Foster youth placed “out-of-county” face significant barriers to accessing needed mental health services. Analysis of recent child welfare and mental health data demonstrates that children within this vulnerable population are more than six times less likely to receive intensive home and community-based services than foster youth served in-county placements. Young Minds’ president Patrick Gardner breaks down the data as part of our ongoing efforts to understand and fix this long-standing problem.
According to the most recent numbers (July 2014) shared by the California Child Welfare Indicators Project (CCWIP) at UC Berkeley, almost one in five foster youth were sent to placements (a foster home, group home, etc.) across county lines or “out-of-county.” Specifically, out of the 66,604 foster children in the State, 13,147 were served out-of-county in July 2014.
Historically, foster youth placed out-of-county have faced significant disparities in access to mental health services. This problem was identified as early as 1998 and more recently analyzed in the 2011 Data Mining Project report, prepared for the California Child Welfare Council. The latter report found that out-of-county foster youth were 10-15% less likely to receive any mental health service than their in-county peers. Among those foster youth who did receive mental health services, those in out-of-county placements received less care and less intensive treatment relative to what was provided to youth with in-county placements—even though they were also shown to have greater needs.
How many foster children do not receive adequate care because they are placed out-of-county is not documented. However, studies indicate that between half to two-thirds of foster youth have mental health care needs, so we can estimate the number of children that may be affected ranges from 6,573 to 8,769 at any point in time.
Recent data collected pursuant to the settlement agreement in Katie A. v. Bonta provides additional evidence that foster children placed out-of-county are seriously disadvantaged. Consider the following: the largest reported monthly number (to date) of children involved in the child welfare system who were provided Katie A. services is 6,698 for June 2014. That same month, the number of out-of-county youth provided Katie A. services was 186. If out-of-county youth were served proportionately to in-county youth, the number would be 17.6 percent of 6,698 or roughly 1,180 children. Thus, in-county children are provided Katie A. services at a rate of more than 6½ times the rate of out-of-county youth. Stated another way, about 1,000 out-of-county youth likely are not receiving Katie A. services simply because they have been placed out-of-county.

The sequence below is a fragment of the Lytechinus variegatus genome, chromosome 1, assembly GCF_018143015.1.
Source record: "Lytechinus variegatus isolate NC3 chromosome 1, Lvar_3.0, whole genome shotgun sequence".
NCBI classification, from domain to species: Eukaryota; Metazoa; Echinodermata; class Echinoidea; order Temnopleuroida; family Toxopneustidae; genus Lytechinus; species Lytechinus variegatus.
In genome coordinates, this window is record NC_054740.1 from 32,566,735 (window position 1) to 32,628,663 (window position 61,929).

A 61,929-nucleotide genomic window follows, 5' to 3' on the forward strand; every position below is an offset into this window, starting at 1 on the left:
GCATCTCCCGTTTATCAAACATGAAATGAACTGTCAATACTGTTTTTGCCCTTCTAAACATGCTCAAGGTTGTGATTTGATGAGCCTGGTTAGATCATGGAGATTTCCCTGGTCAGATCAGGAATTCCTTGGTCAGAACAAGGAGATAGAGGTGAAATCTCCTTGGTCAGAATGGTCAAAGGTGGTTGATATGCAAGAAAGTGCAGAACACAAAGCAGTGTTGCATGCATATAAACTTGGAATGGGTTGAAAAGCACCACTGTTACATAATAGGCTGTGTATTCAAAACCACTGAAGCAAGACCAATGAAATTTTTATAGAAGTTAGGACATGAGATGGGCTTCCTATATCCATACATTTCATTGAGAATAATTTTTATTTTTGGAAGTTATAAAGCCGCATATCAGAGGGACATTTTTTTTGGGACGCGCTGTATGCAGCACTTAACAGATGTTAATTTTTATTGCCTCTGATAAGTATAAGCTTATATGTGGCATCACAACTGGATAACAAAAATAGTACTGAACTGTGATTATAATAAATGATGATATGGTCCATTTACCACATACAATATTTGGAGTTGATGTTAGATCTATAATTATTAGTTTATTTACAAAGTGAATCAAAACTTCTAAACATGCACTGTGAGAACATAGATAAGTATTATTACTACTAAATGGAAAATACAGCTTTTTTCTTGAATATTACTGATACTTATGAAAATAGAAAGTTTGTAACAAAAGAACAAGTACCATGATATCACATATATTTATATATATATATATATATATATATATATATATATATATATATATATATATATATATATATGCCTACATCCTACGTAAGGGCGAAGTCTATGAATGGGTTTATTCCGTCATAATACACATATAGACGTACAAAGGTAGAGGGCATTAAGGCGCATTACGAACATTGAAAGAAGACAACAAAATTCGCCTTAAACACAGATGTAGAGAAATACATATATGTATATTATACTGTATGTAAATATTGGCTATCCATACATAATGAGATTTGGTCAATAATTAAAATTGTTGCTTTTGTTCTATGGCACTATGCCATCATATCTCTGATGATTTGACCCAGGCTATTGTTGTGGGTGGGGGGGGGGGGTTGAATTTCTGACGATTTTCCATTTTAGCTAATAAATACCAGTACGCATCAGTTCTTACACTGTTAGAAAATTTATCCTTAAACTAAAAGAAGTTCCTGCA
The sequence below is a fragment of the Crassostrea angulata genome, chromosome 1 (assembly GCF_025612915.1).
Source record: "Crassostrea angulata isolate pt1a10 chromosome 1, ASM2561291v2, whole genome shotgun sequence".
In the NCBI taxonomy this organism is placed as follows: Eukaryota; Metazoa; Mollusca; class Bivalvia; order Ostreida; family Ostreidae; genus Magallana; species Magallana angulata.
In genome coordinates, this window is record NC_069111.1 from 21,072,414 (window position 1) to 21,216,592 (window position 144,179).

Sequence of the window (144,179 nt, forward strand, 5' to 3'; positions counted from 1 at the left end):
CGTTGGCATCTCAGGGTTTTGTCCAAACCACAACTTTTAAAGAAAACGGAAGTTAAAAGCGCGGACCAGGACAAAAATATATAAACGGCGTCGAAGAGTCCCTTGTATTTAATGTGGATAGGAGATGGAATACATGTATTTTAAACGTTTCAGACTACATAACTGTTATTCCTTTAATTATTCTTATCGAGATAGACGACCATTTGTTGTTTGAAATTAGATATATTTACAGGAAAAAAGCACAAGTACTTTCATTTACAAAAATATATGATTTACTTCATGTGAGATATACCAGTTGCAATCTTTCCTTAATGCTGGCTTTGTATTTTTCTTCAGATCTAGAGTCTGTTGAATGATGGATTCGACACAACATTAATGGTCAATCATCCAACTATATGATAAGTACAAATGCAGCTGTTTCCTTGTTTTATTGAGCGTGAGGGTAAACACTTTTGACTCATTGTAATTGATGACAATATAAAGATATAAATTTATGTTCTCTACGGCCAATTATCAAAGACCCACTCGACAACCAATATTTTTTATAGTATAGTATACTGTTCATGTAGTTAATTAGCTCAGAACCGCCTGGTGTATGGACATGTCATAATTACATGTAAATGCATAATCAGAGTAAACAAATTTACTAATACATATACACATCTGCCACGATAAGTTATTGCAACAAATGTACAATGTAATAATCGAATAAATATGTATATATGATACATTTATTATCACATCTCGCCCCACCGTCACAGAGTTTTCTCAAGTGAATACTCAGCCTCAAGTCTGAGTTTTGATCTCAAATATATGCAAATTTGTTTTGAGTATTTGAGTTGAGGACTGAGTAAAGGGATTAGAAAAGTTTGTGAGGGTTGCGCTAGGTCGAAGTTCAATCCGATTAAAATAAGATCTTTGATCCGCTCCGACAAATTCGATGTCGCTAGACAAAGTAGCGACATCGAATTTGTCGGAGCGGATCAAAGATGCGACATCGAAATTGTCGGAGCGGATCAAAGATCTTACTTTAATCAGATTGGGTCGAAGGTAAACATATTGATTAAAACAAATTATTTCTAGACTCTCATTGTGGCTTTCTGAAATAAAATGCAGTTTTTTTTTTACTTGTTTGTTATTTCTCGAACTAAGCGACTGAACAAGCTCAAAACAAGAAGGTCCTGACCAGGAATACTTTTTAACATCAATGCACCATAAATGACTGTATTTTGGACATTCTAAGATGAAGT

Clearly, placing foster children out-of-county often imposes real hardships on children needing access to mental healthcare. The problem stems from a system design flaw in Medi-Cal’s mental healthcare waiver. Recognizing this, the California Child Welfare Council unanimously approved an action plan intended to resolve the out-of-county problem. Although considerable delays have ensued since then, at a recent California Child Welfare Council meeting the State recommitted to taking quick action. As advocates for youth with mental health needs, we all have a stake in ensuring this issue is addressed, and soon. If you or someone you know have had, or heard of, problems getting access to mental healthcare as, or for, a foster youth sent out-of-county, please contact us at firstname.lastname@example.org.
With your involvement, we can fix this problem!